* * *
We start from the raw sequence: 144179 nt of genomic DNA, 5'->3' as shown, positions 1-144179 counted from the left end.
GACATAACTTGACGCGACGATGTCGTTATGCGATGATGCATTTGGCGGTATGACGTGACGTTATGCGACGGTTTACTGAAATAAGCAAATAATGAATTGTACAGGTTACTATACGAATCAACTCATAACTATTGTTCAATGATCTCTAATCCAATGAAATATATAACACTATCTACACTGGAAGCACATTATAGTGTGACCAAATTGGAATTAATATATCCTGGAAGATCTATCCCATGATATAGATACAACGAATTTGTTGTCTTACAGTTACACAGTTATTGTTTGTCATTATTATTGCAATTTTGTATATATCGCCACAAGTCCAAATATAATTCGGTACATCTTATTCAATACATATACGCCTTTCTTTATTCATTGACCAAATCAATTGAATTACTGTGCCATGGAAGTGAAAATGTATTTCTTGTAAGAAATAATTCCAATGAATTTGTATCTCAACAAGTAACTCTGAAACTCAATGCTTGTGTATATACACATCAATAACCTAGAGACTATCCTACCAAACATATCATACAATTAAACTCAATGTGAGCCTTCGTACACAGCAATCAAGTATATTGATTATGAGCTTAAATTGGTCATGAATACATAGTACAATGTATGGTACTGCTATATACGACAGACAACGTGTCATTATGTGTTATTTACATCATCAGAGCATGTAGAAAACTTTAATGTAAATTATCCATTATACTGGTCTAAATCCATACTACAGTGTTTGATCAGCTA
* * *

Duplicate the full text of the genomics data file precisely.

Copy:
We start from the raw sequence: 144179 nt of genomic DNA, 5'->3' as shown, positions 1-144179 counted from the left end.
GACATAACTTGACGCGACGATGTCGTTATGCGATGATGCATTTGGCGGTATGACGTGACGTTATGCGACGGTTTACTGAAATAAGCAAATAATGAATTGTACAGGTTACTATACGAATCAACTCATAACTATTGTTCAATGATCTCTAATCCAATGAAATATATAACACTATCTACACTGGAAGCACATTATAGTGTGACCAAATTGGAATTAATATATCCTGGAAGATCTATCCCATGATATAGATACAACGAATTTGTTGTCTTACAGTTACACAGTTATTGTTTGTCATTATTATTGCAATTTTGTATATATCGCCACAAGTCCAAATATAATTCGGTACATCTTATTCAATACATATACGCCTTTCTTTATTCATTGACCAAATCAATTGAATTACTGTGCCATGGAAGTGAAAATGTATTTCTTGTAAGAAATAATTCCAATGAATTTGTATCTCAACAAGTAACTCTGAAACTCAATGCTTGTGTATATACACATCAATAACCTAGAGACTATCCTACCAAACATATCATACAATTAAACTCAATGTGAGCCTTCGTACACAGCAATCAAGTATATTGATTATGAGCTTAAATTGGTCATGAATACATAGTACAATGTATGGTACTGCTATATACGACAGACAACGTGTCATTATGTGTTATTTACATCATCAGAGCATGTAGAAAACTTTAATGTAAATTATCCATTATACTGGTCTAAATCCATACTACAGTGTTTGATCAGCTA